House of Wax (2005): Remake of De Toth 1953 Classic

Except for the basic premise, the “new” but routine House of Wax has little to do with Andre de Toth’s 1953 cult classic of the same title, which was a remake of the superb Michael Curtiz’s 1933 “Mystery of the Wax Museum.”

This “House of Wax,” to use modern jargon, is a decidedly unexciting reimagining of the previous versions. In the early 1930s, when Universal were riding high with “Frankenstein” and “Dracula,” Warner, under the leadership of Darryl F. Zanuck, developed its own horror subject. They found a good, Edgar Allan Poe-like idea, full of bizarre implications, in the story of a sculptor who murders his models and embalms then in wax to achieve death-in-life. Filmed in one of the earliest two-tone Technicolor processes, it was beautiful to look at, with its muted green compositions and stunningly modulated color effects. Also noteworthy was the film’s tough, wisecracking girl reporter (Glenda Farrell) and the newspaper setting, which bear the unmistakable stamp of a Warner studio style. There was a cruel, almost fascist streak throughout the film, especially in the police’s conduct, which would escalate in future American movies. The shocks are sparse by present standards, but “Mystery” holds up amazingly well, and its pale, shimmering images are still striking.

The 1953 flick, one of the better 3-D pictures, was Warner’s first pioneering effort with the new technology. Handsomely mounted and directed with great care by Andre de Toth, it was set in the fantasy world of gaslight, ground fogs, and opera cloaks. Price played a talented sculptor who curates a wax museum that features eerily lifelike displays. The story took a chilling turn, when it’s discovered that he had hidden real corpses within his precious wax creations. Price, in the film that typecast him as a horror star, is fun to watch, and the fire in the waxwork is good for a gruesome thrill. Helmer de Toth brings off one classic sequence, with Kirk fleeing through the gaslit streets, pursued by a shadowy figure in a billowing cloak. Despite being a faithful remake, it was pale compared with the 1933 “Mystery of the Wax Museum,” which had acquired an original edge by locating the Grand Guignol monster within a private enclave of a bustling New York City.

The “new” story is extremely simple and borderline banal. What begins as a fun getaway weekend for six friends soon becomes a horrifying fight for their lives. The clique is diverse along gender and race lines. There’s one perpetually horny black guy called Blake (Robert RiChard), who’s involved with a not-too-bright blonde girl, Paige (TV’s “The Simple Life” Paris Hilton in her screen debut). There’s a pair of endlessly bickering twins, Carly (Elisha Cuthbert) and her hotheaded brother Nick (Chad Michael Murray). There’s also a romantic couple: Carly and her boyfriend Wade (Jared Padelecki), who are experiencing some relationship problems.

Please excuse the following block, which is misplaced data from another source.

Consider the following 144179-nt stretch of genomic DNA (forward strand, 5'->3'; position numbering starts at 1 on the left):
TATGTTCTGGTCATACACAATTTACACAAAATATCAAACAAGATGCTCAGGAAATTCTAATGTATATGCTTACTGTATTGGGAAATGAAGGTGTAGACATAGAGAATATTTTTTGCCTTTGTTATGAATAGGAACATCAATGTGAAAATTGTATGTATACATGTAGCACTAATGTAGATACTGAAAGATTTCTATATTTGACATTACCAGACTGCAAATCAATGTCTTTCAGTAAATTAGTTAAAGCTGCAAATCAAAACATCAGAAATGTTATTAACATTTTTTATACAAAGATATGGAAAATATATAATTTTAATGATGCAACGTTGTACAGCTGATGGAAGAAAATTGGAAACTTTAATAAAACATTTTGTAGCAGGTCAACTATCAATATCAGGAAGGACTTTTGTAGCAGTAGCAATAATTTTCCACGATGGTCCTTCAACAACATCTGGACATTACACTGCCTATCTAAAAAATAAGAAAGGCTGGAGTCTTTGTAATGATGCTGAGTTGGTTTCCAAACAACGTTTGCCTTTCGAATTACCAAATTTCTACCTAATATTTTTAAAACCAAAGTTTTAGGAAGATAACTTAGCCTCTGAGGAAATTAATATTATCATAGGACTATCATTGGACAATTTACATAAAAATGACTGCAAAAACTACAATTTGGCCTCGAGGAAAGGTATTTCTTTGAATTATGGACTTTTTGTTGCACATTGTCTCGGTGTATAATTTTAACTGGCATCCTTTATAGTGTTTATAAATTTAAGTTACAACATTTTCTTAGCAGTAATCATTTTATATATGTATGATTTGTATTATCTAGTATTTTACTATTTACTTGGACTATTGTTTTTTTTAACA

All the characterization, which is minimal, is done in the first reel, before the narrative descends into a conventional, back to basic, horror flick that delivers the goods for today’s indiscriminating youth viewers. We learn that Paige might be pregnant, though whenever she tries to approach Blake with the subject, he avoids it. Sex seems to be the only thing that interests Blake, who’s later punished for his obsession. We also learn that Carly is ambitious college student working her way toward a career in New York, and that country bumpkin Wade has not committed yet to move to the Big City with her. Wade is a “normal,” laidback guy, full of prejudices and biases, who deservedly describes himself as an “asshole.”

The pretext for the road trip, taken in two SUVs, is to attend the year’s biggest college football game. Singly and collectively, the clique makes the worst, irrational decisions, as, for example, to camp out for the night in an unknown forest that stinks for miles. This allows for a confrontation with a mysterious trucker, who appears out of the blue and then disappears under violent threats from the boys.